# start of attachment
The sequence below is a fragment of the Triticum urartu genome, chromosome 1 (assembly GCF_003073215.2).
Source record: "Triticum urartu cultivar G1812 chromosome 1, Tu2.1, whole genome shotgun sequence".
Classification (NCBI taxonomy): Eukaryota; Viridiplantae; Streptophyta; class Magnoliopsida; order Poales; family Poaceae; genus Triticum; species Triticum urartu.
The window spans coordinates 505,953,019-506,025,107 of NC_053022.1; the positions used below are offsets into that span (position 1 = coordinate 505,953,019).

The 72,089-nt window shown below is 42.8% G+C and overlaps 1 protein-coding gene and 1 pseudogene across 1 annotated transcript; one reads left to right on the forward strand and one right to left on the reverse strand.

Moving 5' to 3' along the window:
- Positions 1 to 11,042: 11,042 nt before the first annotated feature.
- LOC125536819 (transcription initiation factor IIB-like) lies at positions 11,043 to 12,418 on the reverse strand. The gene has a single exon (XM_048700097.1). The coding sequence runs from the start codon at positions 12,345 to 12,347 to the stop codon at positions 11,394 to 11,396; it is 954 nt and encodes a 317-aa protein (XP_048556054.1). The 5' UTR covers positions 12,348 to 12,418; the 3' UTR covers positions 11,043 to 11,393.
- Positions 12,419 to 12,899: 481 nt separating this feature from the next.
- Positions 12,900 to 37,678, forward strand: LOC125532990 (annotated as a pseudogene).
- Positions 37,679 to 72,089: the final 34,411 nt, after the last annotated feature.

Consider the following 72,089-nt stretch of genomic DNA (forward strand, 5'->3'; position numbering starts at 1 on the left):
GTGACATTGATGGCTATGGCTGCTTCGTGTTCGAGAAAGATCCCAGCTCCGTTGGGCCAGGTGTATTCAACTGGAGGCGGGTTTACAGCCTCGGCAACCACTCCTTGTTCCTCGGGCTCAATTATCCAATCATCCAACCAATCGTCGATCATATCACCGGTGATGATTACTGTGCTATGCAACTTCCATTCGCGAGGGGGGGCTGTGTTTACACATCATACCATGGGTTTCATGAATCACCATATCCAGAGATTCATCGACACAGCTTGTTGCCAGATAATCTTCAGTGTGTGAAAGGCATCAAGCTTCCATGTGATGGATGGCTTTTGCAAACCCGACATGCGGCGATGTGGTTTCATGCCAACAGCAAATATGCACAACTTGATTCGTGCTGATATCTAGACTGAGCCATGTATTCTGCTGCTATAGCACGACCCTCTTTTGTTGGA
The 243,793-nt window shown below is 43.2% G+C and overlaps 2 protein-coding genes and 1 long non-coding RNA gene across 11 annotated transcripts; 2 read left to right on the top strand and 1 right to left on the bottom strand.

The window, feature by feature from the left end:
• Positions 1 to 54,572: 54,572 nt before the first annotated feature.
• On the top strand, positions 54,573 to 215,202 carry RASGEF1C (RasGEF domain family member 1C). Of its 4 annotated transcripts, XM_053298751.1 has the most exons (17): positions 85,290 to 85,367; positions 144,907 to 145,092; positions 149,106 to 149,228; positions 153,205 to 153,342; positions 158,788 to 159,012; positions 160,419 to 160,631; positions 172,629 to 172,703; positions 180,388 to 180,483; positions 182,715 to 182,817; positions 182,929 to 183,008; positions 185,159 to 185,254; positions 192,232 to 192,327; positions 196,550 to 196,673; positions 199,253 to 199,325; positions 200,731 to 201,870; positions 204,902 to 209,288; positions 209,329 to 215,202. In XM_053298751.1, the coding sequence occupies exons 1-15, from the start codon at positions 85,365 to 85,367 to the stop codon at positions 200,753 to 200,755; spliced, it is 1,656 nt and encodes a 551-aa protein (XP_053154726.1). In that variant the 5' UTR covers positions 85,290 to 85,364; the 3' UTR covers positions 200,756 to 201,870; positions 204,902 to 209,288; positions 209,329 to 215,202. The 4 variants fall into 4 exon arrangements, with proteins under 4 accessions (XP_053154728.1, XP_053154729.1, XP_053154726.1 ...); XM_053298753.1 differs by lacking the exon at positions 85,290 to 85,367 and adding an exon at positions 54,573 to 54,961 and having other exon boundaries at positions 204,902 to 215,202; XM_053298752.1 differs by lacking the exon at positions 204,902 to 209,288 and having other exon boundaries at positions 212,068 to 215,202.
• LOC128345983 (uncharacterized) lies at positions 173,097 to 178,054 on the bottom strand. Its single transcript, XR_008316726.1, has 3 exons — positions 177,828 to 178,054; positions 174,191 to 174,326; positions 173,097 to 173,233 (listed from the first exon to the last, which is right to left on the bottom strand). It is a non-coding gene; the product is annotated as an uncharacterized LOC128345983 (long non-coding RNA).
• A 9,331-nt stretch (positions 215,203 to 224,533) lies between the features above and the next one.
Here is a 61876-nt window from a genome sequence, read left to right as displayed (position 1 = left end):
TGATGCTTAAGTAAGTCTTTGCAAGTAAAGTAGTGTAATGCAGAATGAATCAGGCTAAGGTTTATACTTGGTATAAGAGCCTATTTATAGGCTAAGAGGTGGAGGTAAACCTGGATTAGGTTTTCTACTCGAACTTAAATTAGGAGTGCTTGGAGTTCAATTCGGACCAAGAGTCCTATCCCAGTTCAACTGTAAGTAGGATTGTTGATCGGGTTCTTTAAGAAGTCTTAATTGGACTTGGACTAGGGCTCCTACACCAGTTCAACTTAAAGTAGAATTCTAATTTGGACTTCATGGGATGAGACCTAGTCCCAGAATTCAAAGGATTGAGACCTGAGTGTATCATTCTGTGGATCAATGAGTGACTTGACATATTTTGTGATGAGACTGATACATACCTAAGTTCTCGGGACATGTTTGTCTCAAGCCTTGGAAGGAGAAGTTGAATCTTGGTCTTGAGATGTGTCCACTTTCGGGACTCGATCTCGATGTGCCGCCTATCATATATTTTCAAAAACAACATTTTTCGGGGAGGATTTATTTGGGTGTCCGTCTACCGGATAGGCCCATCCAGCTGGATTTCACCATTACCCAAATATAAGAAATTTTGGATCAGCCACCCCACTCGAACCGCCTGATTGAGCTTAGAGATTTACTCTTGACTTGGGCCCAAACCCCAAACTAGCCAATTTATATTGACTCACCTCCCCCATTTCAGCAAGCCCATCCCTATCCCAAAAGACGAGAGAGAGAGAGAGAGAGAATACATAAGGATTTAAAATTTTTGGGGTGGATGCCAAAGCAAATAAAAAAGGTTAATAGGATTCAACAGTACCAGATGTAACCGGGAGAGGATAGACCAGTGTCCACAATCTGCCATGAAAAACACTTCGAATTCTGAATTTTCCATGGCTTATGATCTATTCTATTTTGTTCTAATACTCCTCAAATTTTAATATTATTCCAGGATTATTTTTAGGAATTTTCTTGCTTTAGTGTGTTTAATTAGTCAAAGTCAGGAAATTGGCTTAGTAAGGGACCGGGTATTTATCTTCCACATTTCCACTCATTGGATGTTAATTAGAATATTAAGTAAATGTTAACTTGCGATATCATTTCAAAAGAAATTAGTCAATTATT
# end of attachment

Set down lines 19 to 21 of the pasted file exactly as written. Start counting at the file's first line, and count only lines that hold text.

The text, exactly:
• A 9,331-nt stretch (positions 215,203 to 224,533) lies between the features above and the next one.
Here is a 61876-nt window from a genome sequence, read left to right as displayed (position 1 = left end):
TGATGCTTAAGTAAGTCTTTGCAAGTAAAGTAGTGTAATGCAGAATGAATCAGGCTAAGGTTTATACTTGGTATAAGAGCCTATTTATAGGCTAAGAGGTGGAGGTAAACCTGGATTAGGTTTTCTACTCGAACTTAAATTAGGAGTGCTTGGAGTTCAATTCGGACCAAGAGTCCTATCCCAGTTCAACTGTAAGTAGGATTGTTGATCGGGTTCTTTAAGAAGTCTTAATTGGACTTGGACTAGGGCTCCTACACCAGTTCAACTTAAAGTAGAATTCTAATTTGGACTTCATGGGATGAGACCTAGTCCCAGAATTCAAAGGATTGAGACCTGAGTGTATCATTCTGTGGATCAATGAGTGACTTGACATATTTTGTGATGAGACTGATACATACCTAAGTTCTCGGGACATGTTTGTCTCAAGCCTTGGAAGGAGAAGTTGAATCTTGGTCTTGAGATGTGTCCACTTTCGGGACTCGATCTCGATGTGCCGCCTATCATATATTTTCAAAAACAACATTTTTCGGGGAGGATTTATTTGGGTGTCCGTCTACCGGATAGGCCCATCCAGCTGGATTTCACCATTACCCAAATATAAGAAATTTTGGATCAGCCACCCCACTCGAACCGCCTGATTGAGCTTAGAGATTTACTCTTGACTTGGGCCCAAACCCCAAACTAGCCAATTTATATTGACTCACCTCCCCCATTTCAGCAAGCCCATCCCTATCCCAAAAGACGAGAGAGAGAGAGAGAGAGAATACATAAGGATTTAAAATTTTTGGGGTGGATGCCAAAGCAAATAAAAAAGGTTAATAGGATTCAACAGTACCAGATGTAACCGGGAGAGGATAGACCAGTGTCCACAATCTGCCATGAAAAACACTTCGAATTCTGAATTTTCCATGGCTTATGATCTATTCTATTTTGTTCTAATACTCCTCAAATTTTAATATTATTCCAGGATTATTTTTAGGAATTTTCTTGCTTTAGTGTGTTTAATTAGTCAAAGTCAGGAAATTGGCTTAGTAAGGGACCGGGTATTTATCTTCCACATTTCCACTCATTGGATGTTAATTAGAATATTAAGTAAATGTTAACTTGCGATATCATTTCAAAAGAAATTAGTCAATTATT